23 November 2010
Security Council
SC/10093

Department of Public Information • News and Media Division • New York

Security Council

6430th Meeting (AM)


Present ‘Delicate Period’ Will Determine Fate of Resumption of Israeli-Palestinian

 

Talks, Chief United Nations Political Affairs Official Tells Security Council

 


B. Lynn Pascoe, in Monthly Briefing, Says Diplomatic Impasse

Over Settlement Construction since End of 26 September Moratorium ‘Worrying’


“We are in the midst of a delicate period which will determine whether a resumption of Israeli-Palestinian peace talks is possible,” the Under-Secretary-General for Political Affairs told the Security Council today, adding that the continued diplomatic impasse over settlement construction since the moratorium ended on 26 September was worrying.


In his monthly briefing to the Council on the situation in the Middle East, B. Lynn Pascoe said: “In the period ahead, we must work to bring about a return to direct talks between the parties and to support an atmosphere on the ground conducive to quick and concrete progress in those talks, including a freeze on settlement activity in the Occupied Palestinian Territory.”  He added that efforts were continuing to bring the parties back to the negotiating table.


He said there had been significant construction in a number of settlements since the expiry of the moratorium, as well as announcements of plans to construct more than 1,500 settlement units in parts of East Jerusalem, and 800 units in the Ariel settlement deep inside the West Bank.  Noting that, in a letter of 10 November to the Council, the Permanent Observer of Palestine to the United Nations had raised concerns about the impact of that renewed settlement activity on the prospects for talks, he said: “We call on Israel to fulfil its Road Map obligation to freeze illegal settlement construction and not to implement plans for additional settlement units.”


The diplomatic Quartet had previously reiterated that the annexation of East Jerusalem was not recognized by the international community and that the status of Jerusalem was a permanent status issue to be resolved through negotiations, he said.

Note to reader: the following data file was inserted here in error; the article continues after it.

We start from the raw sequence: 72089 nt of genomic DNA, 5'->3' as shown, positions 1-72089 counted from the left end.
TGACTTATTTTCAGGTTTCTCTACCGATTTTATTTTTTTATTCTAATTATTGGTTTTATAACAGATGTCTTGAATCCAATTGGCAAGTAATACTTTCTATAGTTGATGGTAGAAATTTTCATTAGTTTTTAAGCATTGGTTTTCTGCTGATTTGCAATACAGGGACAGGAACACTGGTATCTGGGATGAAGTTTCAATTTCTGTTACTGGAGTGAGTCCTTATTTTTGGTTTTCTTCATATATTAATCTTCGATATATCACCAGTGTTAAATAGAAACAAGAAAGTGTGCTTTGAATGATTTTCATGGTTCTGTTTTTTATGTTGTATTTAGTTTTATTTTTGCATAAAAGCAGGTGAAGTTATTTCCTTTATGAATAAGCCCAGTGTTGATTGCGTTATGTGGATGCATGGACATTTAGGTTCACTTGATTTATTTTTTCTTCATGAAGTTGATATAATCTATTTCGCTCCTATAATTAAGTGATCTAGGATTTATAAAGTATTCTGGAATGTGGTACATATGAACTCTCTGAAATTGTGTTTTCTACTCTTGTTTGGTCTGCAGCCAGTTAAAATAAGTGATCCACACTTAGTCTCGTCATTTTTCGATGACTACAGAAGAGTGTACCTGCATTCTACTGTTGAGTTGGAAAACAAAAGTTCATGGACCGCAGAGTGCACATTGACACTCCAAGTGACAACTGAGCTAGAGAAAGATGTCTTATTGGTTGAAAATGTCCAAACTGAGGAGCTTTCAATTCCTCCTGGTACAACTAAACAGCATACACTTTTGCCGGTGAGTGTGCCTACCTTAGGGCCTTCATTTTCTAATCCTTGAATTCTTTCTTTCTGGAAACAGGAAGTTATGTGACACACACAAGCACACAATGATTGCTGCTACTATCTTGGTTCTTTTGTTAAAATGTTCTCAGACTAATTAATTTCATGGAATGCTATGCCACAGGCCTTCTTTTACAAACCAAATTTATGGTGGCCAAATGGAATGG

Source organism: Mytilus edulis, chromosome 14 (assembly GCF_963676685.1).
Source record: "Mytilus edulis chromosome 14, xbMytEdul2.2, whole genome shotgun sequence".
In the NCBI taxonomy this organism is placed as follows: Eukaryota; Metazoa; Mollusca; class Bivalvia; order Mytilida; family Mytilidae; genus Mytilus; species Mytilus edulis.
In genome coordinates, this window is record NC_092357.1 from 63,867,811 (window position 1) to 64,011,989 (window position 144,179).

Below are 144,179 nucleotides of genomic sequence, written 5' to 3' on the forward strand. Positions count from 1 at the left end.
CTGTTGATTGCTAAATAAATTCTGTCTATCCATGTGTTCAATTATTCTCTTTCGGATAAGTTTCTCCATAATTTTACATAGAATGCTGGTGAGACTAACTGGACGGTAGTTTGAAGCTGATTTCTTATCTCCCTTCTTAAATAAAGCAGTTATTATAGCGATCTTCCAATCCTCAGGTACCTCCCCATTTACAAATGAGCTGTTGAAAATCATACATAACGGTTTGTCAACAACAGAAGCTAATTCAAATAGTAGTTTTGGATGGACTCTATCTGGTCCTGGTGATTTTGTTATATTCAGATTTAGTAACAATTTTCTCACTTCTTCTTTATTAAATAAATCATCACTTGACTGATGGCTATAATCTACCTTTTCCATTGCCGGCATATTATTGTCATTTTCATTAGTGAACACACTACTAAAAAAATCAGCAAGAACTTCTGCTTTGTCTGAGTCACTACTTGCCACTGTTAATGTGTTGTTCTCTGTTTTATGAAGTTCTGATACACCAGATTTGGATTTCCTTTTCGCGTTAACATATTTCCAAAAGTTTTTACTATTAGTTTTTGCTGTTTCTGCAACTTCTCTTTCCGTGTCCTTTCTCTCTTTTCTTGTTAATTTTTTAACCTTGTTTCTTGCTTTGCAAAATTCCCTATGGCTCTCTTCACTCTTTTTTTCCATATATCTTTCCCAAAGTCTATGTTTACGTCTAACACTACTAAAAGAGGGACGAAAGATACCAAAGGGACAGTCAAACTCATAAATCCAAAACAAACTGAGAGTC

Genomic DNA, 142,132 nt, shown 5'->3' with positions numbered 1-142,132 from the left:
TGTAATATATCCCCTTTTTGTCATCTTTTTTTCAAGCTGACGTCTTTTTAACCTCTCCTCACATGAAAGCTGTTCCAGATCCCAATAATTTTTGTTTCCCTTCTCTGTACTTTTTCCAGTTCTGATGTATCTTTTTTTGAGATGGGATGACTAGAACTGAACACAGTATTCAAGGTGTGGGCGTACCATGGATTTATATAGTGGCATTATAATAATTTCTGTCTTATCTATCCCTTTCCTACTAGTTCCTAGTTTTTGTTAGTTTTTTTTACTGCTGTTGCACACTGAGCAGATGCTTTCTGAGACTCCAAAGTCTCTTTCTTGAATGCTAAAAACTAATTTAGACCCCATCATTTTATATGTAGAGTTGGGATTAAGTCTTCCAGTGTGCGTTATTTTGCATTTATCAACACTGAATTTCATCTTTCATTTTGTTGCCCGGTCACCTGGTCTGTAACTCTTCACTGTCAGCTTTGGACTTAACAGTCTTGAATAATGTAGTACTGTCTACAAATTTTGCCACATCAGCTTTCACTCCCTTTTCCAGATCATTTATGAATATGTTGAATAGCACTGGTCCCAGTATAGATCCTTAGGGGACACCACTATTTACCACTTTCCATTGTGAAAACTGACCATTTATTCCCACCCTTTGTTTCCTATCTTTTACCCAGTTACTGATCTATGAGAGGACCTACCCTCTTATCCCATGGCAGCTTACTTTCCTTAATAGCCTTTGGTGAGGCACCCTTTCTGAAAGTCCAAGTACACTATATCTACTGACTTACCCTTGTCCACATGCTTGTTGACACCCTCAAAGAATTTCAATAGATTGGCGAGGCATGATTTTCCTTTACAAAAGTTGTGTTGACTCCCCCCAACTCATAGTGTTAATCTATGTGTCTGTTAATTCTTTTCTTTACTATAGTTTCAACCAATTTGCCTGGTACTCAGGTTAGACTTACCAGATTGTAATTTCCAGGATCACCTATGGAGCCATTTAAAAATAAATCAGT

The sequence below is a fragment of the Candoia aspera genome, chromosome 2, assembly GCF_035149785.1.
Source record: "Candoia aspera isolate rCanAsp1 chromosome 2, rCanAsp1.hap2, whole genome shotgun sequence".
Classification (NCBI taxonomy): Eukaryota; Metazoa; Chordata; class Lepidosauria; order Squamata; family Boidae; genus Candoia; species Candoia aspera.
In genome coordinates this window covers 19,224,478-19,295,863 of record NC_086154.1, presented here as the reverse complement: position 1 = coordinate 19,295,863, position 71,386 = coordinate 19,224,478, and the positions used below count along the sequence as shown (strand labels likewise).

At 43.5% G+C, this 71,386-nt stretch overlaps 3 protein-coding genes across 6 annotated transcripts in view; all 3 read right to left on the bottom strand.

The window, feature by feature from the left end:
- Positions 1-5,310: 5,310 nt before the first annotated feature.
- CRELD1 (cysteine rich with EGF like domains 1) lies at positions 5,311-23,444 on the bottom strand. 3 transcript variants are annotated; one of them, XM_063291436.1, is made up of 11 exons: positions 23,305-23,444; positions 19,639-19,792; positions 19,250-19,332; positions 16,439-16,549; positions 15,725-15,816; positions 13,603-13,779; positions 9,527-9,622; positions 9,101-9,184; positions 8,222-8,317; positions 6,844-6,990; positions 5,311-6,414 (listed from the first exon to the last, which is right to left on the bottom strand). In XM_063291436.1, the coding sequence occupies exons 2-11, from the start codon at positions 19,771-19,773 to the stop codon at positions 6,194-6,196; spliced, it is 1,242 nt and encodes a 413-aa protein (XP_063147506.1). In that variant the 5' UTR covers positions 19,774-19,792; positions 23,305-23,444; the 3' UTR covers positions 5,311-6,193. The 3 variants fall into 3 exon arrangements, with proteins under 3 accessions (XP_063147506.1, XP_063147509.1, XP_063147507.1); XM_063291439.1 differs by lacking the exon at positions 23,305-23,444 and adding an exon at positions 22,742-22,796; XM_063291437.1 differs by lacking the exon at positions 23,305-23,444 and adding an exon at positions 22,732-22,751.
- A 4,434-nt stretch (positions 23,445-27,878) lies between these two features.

He reported that the Palestinian Authority’s State-building agenda continued to advance steadily, in accordance with Palestinian National Authority Prime Minister Salam Fayyad’s strategy, but noted that the strategy required adequate and sustainable financial backing.  Palestinian security forces continued to maintain law and order and to fight extremism, in accordance with Palestinian Road Map obligations, and the number of violent incidents in the West Bank had declined.


Israeli security forces had conducted 371 operations in the West Bank, in which 87 Palestinians had been injured and 211 arrested, while four Israelis had been injured, he said.  Fifteen attacks by Palestinians on Israeli settlers had resulted in injuries to four Israelis.  During the current olive harvesting season, attacks by Israeli settlers, including arson and the uprooting of thousands of olive trees belonging to Palestinians, were reported on an almost daily basis.  Other attacks by Israeli settlers had included the desecration of a Palestinian cemetery.  Fourteen Palestinians had been injured during 29 attacks by Israeli settlers.  Construction on the barrier continued, in contravention of the International Court of Justice’s advisory opinion.


The humanitarian community had finalized its consolidated appeal for 2011, he said.  It would be presented in Brussels, Belgium, on 30 November.  He urged donors to fully support the appeal, in order to prevent further deterioration in living conditions, especially in areas beyond Palestinian Authority control, such as Gaza and Area C of the West Bank.